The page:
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Dermatology Blog

Contact eczema

Contact eczema

People with atopic eczema and people who repeatedly work with chemicals and metals suffer from contact eczema most often.

People with atopic eczema also develop contact eczema because their skin function is impaired by the disease. It is dry, fragile and therefore easily irritated.

Healthcare workers, machine tool operators or hairdressers develop contact eczema because frequent handwashing, the use of disinfectants, presence of metal dust or use of hair chemistry disrupt the skin's protective barrier and it reacts with irritation.

Doctors distinguish several forms of contact eczema

Allergic contact eczema is a systemic disease. The skin reacts most often to one or two allergens, which are detected by skin tests. There is a reaction not only of the skin, but also of other organs. In addition to a rash, swelling, choking, temperature, cramps may appear.

Irritant (irritant) contact eczema appears at the point of skin contact with the irritant. It begins with severe itching and reddened skin. A rash or blisters appear. Often keratosis occurs, in which dying skin cells form callous-like patches (crusts). These burst deeply and hurt.

Chronic contact eczema is caused by long-term wear and tear on the skin. It is manifested by redness, peeling, thickening of the skin. The skin is dry, scaly and micro-cracks form. It may or may not itch. The most commonly affected are the backs and palms of the hands.

Contact eczema from body fluids - urine, sweat, saliva and faeces irritate the skin on prolonged contact. A rash in the form of pimples appears, the skin turns red and peels off. Bacteria proliferate on the inflamed areas, the skin smells and burns when touched.

Airborne contact eczema is caused by irritating fumes and microparticles. It occurs on the neck and face, often around the eyes. The skin is red and dry, and bumps and pimples form which may burst into blood.

Dyshidrotic eczema occurs mainly on the palms of the hands and the interdigital area or on the soles of the feet. Underneath the skin, blisters form and blossom on the surface of the skin. The skin peels and itches very badly. The eczema forms swollen deposits.

Acute toxic contact eczema affects everyone who comes into contact with the substance. The burned skin reacts by forming very deep blisters and peeling off in patches.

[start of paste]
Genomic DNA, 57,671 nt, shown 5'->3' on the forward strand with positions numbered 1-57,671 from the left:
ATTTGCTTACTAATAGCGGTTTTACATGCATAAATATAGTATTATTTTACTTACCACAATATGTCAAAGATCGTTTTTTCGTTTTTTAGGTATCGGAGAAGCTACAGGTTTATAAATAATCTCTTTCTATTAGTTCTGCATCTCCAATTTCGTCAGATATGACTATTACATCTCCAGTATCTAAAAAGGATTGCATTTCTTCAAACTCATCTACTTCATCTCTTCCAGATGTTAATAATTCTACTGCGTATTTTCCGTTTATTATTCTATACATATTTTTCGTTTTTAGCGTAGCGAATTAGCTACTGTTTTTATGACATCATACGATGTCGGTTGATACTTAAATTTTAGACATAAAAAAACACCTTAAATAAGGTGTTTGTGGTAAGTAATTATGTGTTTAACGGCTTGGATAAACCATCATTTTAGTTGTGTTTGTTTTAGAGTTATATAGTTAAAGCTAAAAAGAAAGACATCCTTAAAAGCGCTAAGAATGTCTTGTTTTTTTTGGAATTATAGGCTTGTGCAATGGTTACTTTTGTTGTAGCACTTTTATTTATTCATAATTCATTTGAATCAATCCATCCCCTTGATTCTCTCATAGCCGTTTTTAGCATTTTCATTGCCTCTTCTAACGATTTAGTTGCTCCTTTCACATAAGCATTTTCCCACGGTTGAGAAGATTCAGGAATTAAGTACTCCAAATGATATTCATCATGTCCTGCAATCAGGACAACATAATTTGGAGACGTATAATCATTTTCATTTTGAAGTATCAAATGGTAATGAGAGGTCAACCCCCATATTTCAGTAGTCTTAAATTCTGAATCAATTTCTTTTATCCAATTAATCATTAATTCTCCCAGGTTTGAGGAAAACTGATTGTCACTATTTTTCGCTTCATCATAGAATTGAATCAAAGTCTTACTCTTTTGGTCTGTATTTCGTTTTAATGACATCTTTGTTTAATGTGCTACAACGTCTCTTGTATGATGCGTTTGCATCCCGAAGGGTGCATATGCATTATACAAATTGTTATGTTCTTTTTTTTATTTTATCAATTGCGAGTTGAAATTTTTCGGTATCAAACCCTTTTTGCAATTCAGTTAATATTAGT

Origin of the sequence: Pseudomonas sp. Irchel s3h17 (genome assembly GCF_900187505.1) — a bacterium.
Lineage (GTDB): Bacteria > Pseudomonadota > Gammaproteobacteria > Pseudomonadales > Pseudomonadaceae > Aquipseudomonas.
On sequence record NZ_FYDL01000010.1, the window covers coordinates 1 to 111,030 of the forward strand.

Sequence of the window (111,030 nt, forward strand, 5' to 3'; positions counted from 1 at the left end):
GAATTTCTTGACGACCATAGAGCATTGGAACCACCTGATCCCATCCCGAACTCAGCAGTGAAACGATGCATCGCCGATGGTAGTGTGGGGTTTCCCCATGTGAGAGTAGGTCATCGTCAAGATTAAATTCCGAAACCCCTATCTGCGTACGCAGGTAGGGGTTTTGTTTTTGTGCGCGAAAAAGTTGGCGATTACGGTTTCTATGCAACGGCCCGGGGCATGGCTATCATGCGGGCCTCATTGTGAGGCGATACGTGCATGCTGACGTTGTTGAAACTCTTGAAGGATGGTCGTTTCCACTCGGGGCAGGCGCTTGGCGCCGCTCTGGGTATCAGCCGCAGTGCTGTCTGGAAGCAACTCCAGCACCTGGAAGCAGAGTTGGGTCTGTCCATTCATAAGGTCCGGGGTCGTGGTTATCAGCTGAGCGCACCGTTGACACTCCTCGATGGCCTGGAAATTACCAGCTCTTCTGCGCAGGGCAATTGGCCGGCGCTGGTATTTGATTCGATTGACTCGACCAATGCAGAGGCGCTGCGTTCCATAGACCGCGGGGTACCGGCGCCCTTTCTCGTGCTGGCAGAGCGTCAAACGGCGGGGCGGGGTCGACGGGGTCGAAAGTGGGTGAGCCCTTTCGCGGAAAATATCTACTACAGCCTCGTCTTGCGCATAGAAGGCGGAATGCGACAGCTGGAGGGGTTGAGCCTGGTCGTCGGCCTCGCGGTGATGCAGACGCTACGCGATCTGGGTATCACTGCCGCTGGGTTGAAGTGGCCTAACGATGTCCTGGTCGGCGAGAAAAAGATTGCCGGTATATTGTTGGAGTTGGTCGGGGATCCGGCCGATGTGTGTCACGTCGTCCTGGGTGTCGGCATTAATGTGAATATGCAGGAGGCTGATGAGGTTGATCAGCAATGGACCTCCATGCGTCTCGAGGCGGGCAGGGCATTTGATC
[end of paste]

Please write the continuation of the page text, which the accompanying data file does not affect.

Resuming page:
Treatment of contact eczema

Only symptoms such as itching, cracking, peeling skin, swelling and blisters are treated. When hypersensitivity is known, the main point of success is to follow a preventive approach that limits irritation. First and foremost, attention must be paid to the skin and on a daily basis. For its protective function, it needs to be well hydrated, and the body needs to receive the necessary vitamins and minerals.

It takes about 30 days to restore damaged skin. Therefore, sensitive and damaged skin must be protected from contact with irritating substances. Dermaguard barrier cream is used for this purpose.

If contact eczema occurs to a small extent, over-the-counter products available in pharmacies are sufficient.

The rule of thumb is dry on dry, wet on wet.

This means that we treat the wet manifestations with compresses and baths (burdock, yarrow, black tea, strongly diluted hypermanganese) and apply ichthoraxyl ointment or zinc oil. We do not use powders or oily ointments.

For dry manifestations we can try zinc ointment and creams with moisturizing, healing and anti-itching effect. We try not to scratch the skin. If the skin is scratched, it should be lubricated with a soothing ointment and a sterile covering should be used to avoid secondary infection. Do the same for blisters. Do not puncture or scratch and use sterile cover.

Prescription drugs

The most effective medications are corticosteroids in the form of ointments, or in severe cases in the form of tablets or injections. They have different strengths of action. With commonly prescribed ointments, the risk of side effects is minimal. They are not used for so long that corticosteroids upset the hormonal system. Problems can arise when a very strong medicine needs to be prescribed, or when eczema recurs over and over in short intervals.
Frequent use of corticosteroid ointments results in so-called parchment skin. This is pale, delicate and prone to damage. It is therefore a good idea to use Dermaguard barrier cream daily after corticosteroid treatment to give the skin time to regenerate.



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